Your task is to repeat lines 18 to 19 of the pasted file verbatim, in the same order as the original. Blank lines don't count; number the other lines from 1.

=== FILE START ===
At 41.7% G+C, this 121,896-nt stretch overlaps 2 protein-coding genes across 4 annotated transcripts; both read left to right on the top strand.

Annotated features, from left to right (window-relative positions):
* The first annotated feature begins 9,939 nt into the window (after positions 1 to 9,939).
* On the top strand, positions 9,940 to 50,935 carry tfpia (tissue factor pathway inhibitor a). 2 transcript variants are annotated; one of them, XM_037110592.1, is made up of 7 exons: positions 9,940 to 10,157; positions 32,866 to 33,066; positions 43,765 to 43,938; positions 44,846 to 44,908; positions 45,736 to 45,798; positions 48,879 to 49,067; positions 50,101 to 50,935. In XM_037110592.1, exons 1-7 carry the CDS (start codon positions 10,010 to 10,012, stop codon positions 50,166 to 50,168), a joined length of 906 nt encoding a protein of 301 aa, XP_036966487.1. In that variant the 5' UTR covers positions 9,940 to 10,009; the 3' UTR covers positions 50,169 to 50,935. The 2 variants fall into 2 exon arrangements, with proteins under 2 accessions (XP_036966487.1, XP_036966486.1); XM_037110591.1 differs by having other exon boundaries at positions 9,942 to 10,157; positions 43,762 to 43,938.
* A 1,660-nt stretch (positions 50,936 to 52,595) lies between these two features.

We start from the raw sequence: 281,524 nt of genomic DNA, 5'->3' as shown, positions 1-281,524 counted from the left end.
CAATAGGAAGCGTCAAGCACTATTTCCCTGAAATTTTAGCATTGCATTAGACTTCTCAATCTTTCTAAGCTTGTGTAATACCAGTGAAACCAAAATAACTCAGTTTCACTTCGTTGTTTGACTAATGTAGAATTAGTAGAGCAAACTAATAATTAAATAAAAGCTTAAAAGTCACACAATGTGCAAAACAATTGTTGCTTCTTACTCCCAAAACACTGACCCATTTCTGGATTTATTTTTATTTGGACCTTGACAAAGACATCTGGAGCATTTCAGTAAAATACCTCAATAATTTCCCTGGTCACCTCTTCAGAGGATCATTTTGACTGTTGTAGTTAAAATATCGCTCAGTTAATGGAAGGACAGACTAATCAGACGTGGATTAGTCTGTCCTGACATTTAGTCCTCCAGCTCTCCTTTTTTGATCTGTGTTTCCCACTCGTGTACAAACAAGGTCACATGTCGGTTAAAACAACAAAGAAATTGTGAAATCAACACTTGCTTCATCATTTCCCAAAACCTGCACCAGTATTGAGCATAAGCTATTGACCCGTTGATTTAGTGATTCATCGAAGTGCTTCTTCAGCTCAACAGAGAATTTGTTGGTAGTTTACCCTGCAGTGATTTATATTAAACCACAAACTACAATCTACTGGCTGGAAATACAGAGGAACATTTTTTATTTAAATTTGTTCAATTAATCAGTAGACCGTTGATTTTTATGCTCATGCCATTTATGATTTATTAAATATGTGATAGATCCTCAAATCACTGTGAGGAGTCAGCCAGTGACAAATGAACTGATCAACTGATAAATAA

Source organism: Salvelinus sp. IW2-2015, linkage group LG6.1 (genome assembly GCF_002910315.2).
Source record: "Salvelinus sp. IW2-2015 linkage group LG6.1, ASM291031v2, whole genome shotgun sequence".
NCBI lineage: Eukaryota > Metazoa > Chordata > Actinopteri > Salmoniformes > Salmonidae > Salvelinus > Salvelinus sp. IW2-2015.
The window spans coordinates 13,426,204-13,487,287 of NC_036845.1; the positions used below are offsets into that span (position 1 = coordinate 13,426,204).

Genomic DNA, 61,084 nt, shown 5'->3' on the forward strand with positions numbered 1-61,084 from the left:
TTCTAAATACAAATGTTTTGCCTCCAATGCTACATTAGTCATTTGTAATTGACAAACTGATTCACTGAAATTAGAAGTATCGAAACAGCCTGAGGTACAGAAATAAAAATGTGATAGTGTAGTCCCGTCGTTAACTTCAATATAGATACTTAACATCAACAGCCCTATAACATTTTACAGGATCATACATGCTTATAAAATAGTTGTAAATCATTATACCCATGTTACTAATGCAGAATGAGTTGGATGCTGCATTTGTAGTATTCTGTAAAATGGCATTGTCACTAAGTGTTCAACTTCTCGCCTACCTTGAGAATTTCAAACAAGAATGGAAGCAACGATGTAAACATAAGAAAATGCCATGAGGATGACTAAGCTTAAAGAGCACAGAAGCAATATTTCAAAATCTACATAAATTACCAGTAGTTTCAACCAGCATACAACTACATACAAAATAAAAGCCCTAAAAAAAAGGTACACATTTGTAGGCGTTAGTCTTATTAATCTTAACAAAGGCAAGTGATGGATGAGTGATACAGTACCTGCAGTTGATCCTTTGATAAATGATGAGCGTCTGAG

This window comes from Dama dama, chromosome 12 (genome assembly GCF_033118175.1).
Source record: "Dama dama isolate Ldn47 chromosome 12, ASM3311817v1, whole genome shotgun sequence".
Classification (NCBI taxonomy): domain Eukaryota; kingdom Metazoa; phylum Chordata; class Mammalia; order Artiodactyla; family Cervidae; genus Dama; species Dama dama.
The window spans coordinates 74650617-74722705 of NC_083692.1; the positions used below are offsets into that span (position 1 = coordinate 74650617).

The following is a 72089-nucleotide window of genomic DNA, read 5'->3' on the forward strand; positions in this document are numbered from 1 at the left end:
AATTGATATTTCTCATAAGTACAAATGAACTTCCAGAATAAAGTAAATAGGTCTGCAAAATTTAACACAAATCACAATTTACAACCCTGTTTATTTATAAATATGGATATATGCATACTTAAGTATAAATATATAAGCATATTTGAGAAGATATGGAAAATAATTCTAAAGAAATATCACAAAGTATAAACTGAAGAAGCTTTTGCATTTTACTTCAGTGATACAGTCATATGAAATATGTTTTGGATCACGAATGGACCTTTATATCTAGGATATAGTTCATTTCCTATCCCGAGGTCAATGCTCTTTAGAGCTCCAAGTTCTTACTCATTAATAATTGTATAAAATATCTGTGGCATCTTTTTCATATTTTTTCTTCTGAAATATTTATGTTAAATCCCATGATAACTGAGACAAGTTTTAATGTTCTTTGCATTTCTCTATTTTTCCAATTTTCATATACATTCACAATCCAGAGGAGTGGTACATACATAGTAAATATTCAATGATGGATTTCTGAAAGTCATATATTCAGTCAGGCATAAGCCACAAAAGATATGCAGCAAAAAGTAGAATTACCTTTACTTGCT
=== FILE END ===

The following is a 72089-nucleotide window of genomic DNA, read 5'->3' on the forward strand; positions in this document are numbered from 1 at the left end:
AATTGATATTTCTCATAAGTACAAATGAACTTCCAGAATAAAGTAAATAGGTCTGCAAAATTTAACACAAATCACAATTTACAACCCTGTTTATTTATAAATATGGATATATGCATACTTAAGTATAAATATATAAGCATATTTGAGAAGATATGGAAAATAATTCTAAAGAAATATCACAAAGTATAAACTGAAGAAGCTTTTGCATTTTACTTCAGTGATACAGTCATATGAAATATGTTTTGGATCACGAATGGACCTTTATATCTAGGATATAGTTCATTTCCTATCCCGAGGTCAATGCTCTTTAGAGCTCCAAGTTCTTACTCATTAATAATTGTATAAAATATCTGTGGCATCTTTTTCATATTTTTTCTTCTGAAATATTTATGTTAAATCCCATGATAACTGAGACAAGTTTTAATGTTCTTTGCATTTCTCTATTTTTCCAATTTTCATATACATTCACAATCCAGAGGAGTGGTACATACATAGTAAATATTCAATGATGGATTTCTGAAAGTCATATATTCAGTCAGGCATAAGCCACAAAAGATATGCAGCAAAAAGTAGAATTACCTTTACTTGCT